Dyson Sent Engineers to Beauty School Before Designing Its First Hair Dryer

The beauty world lost its collective mind yesterday when British technology company Dyson – of genius hand dryer and vacuum fame – announced it had created a hair dryer. The Dyson Supersonic is really, really different from any hair dryer you’ve ever seen.


Yep, that’s a hair dryer. And the tiniest motor ever. (Photo courtesy of Dyson)

What we found really interesting is that the Dyson engineering team all attended beauty school to better understand how hair dryers are used, which is an idea so simple that it’s genius. We talked to U.K.-based engineer Annmarie Nicolson, who has been hands-on with the Supersonic from day one, in her role on the new-product development team.

How did attending beauty school inform the creation of the Supersonic?

We are experts in all things airflow, fluid dynamics, hardware … all things engineering. But we surely aren’t style experts. Having a group of young engineers attend styling classes made them see the end benefit of this machine and how the hair dryer can truly be improved.

Did you make any major changes afterward?

Actually, Heat Shield technology was born from the beauty school process. Our engineers were trying to change out attachments as they styled hair and kept burning their fingers. That’s when they figured out they could create a kind of sheath around where the hot air comes out so that our attachments never felt hot to the touch.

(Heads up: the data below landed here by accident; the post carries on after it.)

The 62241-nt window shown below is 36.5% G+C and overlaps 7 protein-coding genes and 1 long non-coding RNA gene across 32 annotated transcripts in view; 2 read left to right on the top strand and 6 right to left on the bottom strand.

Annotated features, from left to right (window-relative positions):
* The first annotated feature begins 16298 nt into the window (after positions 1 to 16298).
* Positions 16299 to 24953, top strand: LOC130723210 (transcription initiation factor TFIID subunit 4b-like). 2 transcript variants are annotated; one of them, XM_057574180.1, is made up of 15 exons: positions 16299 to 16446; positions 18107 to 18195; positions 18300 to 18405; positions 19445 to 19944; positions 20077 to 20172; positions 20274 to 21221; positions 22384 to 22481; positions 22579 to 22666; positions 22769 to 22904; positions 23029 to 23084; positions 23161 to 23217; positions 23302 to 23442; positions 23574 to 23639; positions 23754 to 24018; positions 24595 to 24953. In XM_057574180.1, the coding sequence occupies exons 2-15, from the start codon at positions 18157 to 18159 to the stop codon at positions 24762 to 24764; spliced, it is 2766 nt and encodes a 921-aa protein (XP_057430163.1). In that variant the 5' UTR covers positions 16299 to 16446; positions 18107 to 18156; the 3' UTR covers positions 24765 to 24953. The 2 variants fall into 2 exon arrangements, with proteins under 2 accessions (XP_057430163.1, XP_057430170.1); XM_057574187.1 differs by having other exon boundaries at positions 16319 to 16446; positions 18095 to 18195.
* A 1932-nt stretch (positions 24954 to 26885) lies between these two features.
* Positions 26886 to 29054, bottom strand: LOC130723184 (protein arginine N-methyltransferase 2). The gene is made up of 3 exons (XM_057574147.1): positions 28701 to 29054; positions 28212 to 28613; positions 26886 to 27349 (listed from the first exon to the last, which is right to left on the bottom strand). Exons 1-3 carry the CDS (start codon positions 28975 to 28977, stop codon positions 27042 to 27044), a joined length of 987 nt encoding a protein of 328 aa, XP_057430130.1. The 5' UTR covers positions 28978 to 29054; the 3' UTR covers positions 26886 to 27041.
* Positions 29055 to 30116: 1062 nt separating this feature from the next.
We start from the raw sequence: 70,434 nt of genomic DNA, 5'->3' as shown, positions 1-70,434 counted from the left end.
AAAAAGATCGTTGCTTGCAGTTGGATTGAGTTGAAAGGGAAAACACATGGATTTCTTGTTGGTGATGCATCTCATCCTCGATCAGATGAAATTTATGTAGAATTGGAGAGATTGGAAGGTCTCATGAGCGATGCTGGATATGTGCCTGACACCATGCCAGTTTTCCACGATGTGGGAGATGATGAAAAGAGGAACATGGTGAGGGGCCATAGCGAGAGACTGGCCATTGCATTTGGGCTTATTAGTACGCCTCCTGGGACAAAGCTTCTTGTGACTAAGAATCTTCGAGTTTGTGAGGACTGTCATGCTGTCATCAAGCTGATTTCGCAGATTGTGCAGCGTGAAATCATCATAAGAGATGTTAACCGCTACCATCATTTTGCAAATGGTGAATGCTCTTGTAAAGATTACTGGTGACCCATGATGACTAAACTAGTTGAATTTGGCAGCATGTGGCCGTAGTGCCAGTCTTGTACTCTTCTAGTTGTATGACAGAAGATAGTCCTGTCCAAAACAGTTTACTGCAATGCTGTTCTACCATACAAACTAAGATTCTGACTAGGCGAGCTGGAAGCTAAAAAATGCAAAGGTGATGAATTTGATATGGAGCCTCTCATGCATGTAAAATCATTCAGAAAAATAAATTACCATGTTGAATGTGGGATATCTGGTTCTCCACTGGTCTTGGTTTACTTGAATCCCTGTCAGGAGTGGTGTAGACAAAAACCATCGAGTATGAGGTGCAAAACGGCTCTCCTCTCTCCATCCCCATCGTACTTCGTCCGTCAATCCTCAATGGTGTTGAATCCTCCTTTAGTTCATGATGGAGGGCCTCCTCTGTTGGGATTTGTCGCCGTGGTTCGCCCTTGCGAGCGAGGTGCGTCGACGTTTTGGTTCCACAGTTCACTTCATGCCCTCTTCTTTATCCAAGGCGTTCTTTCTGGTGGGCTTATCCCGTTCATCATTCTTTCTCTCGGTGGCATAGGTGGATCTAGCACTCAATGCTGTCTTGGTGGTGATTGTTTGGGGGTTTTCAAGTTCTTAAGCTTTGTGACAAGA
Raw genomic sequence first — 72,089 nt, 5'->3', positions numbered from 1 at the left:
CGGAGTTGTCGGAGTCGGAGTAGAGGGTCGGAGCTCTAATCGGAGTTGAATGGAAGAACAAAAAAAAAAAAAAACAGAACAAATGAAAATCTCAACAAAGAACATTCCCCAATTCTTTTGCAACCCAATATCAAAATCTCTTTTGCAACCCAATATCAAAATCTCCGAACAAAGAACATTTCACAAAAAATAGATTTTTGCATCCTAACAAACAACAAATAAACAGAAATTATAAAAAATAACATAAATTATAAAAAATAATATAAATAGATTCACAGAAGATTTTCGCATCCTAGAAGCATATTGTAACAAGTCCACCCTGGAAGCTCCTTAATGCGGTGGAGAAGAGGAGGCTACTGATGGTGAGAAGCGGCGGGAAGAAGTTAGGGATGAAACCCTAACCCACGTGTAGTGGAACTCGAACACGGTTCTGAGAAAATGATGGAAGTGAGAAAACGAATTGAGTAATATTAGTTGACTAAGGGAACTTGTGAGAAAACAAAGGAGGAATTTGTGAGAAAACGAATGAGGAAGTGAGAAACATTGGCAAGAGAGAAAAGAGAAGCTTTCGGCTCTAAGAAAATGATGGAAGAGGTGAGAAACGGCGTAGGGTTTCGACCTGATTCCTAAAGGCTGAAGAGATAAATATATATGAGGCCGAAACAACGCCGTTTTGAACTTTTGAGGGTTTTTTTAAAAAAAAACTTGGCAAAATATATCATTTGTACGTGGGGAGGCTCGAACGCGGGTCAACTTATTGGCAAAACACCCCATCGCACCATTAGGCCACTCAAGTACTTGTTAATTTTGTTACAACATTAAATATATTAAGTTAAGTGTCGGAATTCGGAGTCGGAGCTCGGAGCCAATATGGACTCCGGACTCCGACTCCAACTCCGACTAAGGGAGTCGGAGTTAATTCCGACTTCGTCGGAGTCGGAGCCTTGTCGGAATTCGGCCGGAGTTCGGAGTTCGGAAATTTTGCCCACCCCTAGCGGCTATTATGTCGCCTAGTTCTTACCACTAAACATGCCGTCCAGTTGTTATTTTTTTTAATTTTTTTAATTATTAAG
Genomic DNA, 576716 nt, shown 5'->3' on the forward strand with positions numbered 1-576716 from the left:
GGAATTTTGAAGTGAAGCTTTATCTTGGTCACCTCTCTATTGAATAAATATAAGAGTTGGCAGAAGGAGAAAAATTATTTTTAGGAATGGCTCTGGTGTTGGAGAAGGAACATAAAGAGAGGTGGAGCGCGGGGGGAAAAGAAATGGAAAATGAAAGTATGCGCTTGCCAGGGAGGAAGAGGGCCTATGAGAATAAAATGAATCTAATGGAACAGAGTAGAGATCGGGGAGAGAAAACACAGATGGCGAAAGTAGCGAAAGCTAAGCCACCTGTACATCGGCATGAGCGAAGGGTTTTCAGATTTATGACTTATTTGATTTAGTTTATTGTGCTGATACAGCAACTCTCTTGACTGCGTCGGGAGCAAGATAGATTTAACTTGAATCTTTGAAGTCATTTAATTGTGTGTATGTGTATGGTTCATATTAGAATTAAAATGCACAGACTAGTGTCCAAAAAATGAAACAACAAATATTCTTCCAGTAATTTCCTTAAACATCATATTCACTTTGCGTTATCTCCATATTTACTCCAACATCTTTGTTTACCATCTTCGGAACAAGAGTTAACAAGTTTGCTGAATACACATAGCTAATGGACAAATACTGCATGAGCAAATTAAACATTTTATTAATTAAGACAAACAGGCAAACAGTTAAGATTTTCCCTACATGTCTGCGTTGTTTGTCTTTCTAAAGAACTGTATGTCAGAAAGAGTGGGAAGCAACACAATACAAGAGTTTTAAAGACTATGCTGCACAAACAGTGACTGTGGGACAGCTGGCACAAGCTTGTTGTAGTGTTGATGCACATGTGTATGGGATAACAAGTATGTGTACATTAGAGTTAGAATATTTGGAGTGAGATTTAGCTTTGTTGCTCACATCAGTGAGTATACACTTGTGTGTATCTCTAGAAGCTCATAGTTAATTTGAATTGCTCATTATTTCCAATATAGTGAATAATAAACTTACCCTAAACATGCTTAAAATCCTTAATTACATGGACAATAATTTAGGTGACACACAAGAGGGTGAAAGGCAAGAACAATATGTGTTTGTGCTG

Photo courtesy of Dyson.

How did working with celeb stylist Jen Atkin have an impact on creating the hair dryer?

Jen’s role was educating our Dyson engineers on styling techniques and how the everyday woman styles her hair. What sort of tools are needed, products, and really working with her to get her feedback for the future Dyson hair category. We really wanted to understand what professionals expect from a hair dryer.

We’re super curious — how is the Supersonic different?

Conventional hair dryers often have large motors, and because of their size, they have to be put in the head of the machine. As a result, they can be bulky, and they can blast air at extreme temperatures, all with the risk of hair being sucked into the filter and being trapped. This traditional hair dryer design hasn’t advanced in more than 60 years.

When Dyson goes into a new category, we always think about how we can make it better. We created our own Dyson digital motor V9. It’s small enough to be positioned in the handle rather than the head, so it’s engineered for balance in the hand. We also have intelligent heat control, helping to ensure hair isn’t exposed to excessive heat and never goes above the temperature selected. A glass bead thermistor measures the temperature 20 times a second and transmits this data to the microprocessor, which intelligently controls the patented double-stacked heating element.


Photo courtesy of Dyson

We have to ask: Did any of her famous clients get the chance to try it out?

Not just yet! Jen had to keep the product very much under wraps until launch day, so she’s only now just starting to use it in public. She’s told us that she thinks her clients will go crazy for it though.

Let’s get down to the important stuff. Why do we have to wait until September for the release? It’s about to be frizzy-hair season!

It’s always frizzy-hair season here in the U.K.! I have to blow out my hair almost every day. We released Supersonic in Japan first, as they’re such early adopters of new technology. Since demand is so high, you’ll have to wait a bit to get it in the U.S., but it’ll be there just in time for Fashion Week!

How does it work? We’ll let you know as soon as we get our hands on one.

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